SIM - Mc leod ch03

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SIM - Mc leod ch03

  1. 1. © 2007 by Prentice Hall Management Information Systems, 10/e Raymond McLeod and George Schell 1 Management Information Systems, 10/e Raymond McLeod and George Schell
  2. 2. © 2007 by Prentice Hall Management Information Systems, 10/e Raymond McLeod and George Schell 2 Chapter 3 Using Information Technology to Engage in Electronic Commerce
  3. 3. © 2007 by Prentice Hall Management Information Systems, 10/e Raymond McLeod and George Schell 3 Learning Objectives ► Recognize the importance and advantages of electronic commerce. ► Understand how electronic commerce is being blended into everyday business processes. ► Understand the difference between business-to- business electronic commerce and business-to- commerce electronic commerce. ► Be familiar with examples of good business-to- business electronic commerce and business-to- consumer electronic commerce.
  4. 4. © 2007 by Prentice Hall Management Information Systems, 10/e Raymond McLeod and George Schell 4 Learning Objectives (Cont’d) ► Know the role that Interorganizational systems, the Internet, and the world Wide Web play in electronic commerce. ► Know what factors influence the adoption of Interorganizational systems. ► Recognize the movement from electronic data interchange to various Web-standard data exchange practices. ► Understand why many firms choose to have both a virtual store and a physical store.
  5. 5. © 2007 by Prentice Hall Management Information Systems, 10/e Raymond McLeod and George Schell 5 Electronic Commerce ►Electronic Commerce (E-commerce) refers to a business transaction that uses network access, computer-based systems, and a Web browser interface. ►Business-to-consumer (B2C) refers to transactions between a business and the final consumer of the product.
  6. 6. © 2007 by Prentice Hall Management Information Systems, 10/e Raymond McLeod and George Schell 6 E-commerce (Cont’d) ►Business-to-business (B2B) refers to transactions between businesses in which neither one is the final consumer. ►Electronic Government (E-gov) refers to transactions between a government agency and typically a citizen.
  7. 7. © 2007 by Prentice Hall Management Information Systems, 10/e Raymond McLeod and George Schell 7 E-commerce (Cont’d) ►Main benefits to firms:  Improved customer service before, during, and after the sale.  Improved relationships with suppliers and the financial community.  Increased economic return on stockholder and owner investments.
  8. 8. © 2007 by Prentice Hall Management Information Systems, 10/e Raymond McLeod and George Schell 8 E-commerce (Cont’d) ►Main constraints to firms:  High costs.  Security concerns.  Immature or unavailable software. ►Scope of E-commerce  WWW.CENSUS.GOV  Link to the E-stats Web page to find the most current e-commerce figures.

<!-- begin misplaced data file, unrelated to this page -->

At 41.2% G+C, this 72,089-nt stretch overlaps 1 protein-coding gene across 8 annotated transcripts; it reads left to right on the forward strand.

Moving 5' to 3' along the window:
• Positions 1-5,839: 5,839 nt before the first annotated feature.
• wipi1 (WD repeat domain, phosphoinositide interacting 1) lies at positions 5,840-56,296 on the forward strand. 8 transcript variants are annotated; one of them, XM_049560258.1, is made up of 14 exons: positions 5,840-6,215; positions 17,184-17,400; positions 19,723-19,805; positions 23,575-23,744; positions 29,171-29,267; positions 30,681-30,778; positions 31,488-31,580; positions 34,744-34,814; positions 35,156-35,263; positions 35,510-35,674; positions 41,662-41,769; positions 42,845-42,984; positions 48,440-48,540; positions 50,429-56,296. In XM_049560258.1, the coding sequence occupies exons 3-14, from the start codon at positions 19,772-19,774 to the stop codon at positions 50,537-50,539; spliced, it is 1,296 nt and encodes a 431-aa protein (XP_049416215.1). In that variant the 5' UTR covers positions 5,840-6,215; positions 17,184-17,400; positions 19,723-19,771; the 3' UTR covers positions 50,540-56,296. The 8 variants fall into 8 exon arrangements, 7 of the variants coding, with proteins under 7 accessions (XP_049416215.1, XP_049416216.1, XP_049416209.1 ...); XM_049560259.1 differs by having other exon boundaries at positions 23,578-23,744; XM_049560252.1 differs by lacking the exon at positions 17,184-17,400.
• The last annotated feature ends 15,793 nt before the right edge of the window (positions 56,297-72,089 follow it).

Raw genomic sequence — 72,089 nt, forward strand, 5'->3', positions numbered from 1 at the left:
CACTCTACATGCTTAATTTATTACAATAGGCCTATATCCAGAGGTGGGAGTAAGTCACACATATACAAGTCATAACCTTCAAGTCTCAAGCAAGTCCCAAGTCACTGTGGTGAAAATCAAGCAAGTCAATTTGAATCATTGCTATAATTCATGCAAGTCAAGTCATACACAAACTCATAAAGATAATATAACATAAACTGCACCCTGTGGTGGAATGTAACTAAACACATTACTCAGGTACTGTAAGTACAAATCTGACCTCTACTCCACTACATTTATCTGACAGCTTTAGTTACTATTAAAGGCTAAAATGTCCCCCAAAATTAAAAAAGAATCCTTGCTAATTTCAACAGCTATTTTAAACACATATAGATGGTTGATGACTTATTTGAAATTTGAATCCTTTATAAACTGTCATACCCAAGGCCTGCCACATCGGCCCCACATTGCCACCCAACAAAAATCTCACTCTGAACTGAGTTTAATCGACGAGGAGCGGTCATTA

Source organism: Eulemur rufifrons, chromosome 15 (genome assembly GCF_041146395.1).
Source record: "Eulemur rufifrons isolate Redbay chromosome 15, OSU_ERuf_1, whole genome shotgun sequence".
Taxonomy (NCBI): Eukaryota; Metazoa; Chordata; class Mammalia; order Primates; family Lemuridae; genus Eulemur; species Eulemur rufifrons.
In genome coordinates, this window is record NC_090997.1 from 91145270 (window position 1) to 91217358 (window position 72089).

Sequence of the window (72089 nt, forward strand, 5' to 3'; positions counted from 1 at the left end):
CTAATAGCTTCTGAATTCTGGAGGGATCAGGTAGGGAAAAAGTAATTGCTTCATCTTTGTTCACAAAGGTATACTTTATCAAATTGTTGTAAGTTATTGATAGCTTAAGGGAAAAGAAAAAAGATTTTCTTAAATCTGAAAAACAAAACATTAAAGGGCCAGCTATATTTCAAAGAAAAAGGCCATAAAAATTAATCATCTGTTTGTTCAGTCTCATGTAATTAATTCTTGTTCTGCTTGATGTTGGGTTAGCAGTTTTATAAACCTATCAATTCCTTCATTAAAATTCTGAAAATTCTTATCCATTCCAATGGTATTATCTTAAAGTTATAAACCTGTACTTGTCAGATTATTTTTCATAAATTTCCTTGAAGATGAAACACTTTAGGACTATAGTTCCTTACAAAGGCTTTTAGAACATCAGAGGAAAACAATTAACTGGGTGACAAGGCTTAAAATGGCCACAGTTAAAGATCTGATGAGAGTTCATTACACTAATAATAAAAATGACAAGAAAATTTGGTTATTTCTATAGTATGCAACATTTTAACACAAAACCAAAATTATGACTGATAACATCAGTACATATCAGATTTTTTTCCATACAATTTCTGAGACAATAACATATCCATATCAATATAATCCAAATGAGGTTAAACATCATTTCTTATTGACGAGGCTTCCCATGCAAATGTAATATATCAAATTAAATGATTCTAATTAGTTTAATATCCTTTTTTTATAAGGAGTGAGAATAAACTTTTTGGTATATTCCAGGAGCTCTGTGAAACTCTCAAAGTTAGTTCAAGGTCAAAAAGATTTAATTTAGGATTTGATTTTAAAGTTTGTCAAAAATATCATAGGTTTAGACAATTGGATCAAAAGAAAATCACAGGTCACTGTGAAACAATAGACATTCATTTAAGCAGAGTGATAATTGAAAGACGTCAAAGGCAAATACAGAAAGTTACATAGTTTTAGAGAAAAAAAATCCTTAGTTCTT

9. 9. © 2007 by Prentice Hall Management Information Systems, 10/e Raymond McLeod and George Schell 9 Table 3.1 E-commerce Sales
  10. 10. © 2007 by Prentice Hall Management Information Systems, 10/e Raymond McLeod and George Schell 10 Business Intelligence ► Business Intelligence (BI) is the activity of gathering information about the elements in the environment that interacts with the firm. ► External databases are commercial databases that, usually for a fee, provide information and analyses on virtually any subject. WWW.LEISNEXIS.COM, WWW.DIALOG.COM, WWW.GXS.COM, WWW.THOMASNET.COM
  11. 11. © 2007 by Prentice Hall Management Information Systems, 10/e Raymond McLeod and George Schell 11 Business Intelligence (Cont’d) ►Firms use these databases to gather BI because it is faster and less expensive than trying to research a wide array of information sources. ►Government databases offer a wide range of topics for researchers in many fields. WWW.LOC.GOV, WWW.CENSUS.GOV, WWW.BLS.GOV
  12. 12. © 2007 by Prentice Hall Management Information Systems, 10/e Raymond McLeod and George Schell 12 Business Intelligence (Cont’d) ►Firms are more inclined to initiate their own external searches for market intelligence. ►Search engines are the most popular means for people to obtain information available from the Web.
  13. 13. © 2007 by Prentice Hall Management Information Systems, 10/e Raymond McLeod and George Schell 13 Business Intelligence (Cont’d) ► Search engine is a special computer program that asks a user for a word or group of words to be found. WWW.GOOGLE.COM, WWW.YAHOO.COM, WWW.MSN.COM, WWW.ASKJEEVES.COM ► Searches the content of web sites on the Internet to see if the word or words are on any Web sites. ► Makes it possible to scan large volumes of information quickly, easily, and thoroughly.
  14. 14. © 2007 by Prentice Hall Management Information Systems, 10/e Raymond McLeod and George Schell 14 Figure 3.1 Search Engines
  15. 15. © 2007 by Prentice Hall Management Information Systems, 10/e Raymond McLeod and George Schell 15 E-commerce Strategy & Interorganizational Systems ► Interorganizational system (IOS) is the strategy in which a firm is linked with transmissions of electronic data with other firms so that all of the firms work together as a coordinated unit, achieving benefits that each could not achieve alone.  Participating firms are called trading partners, business partners, or a business alliance.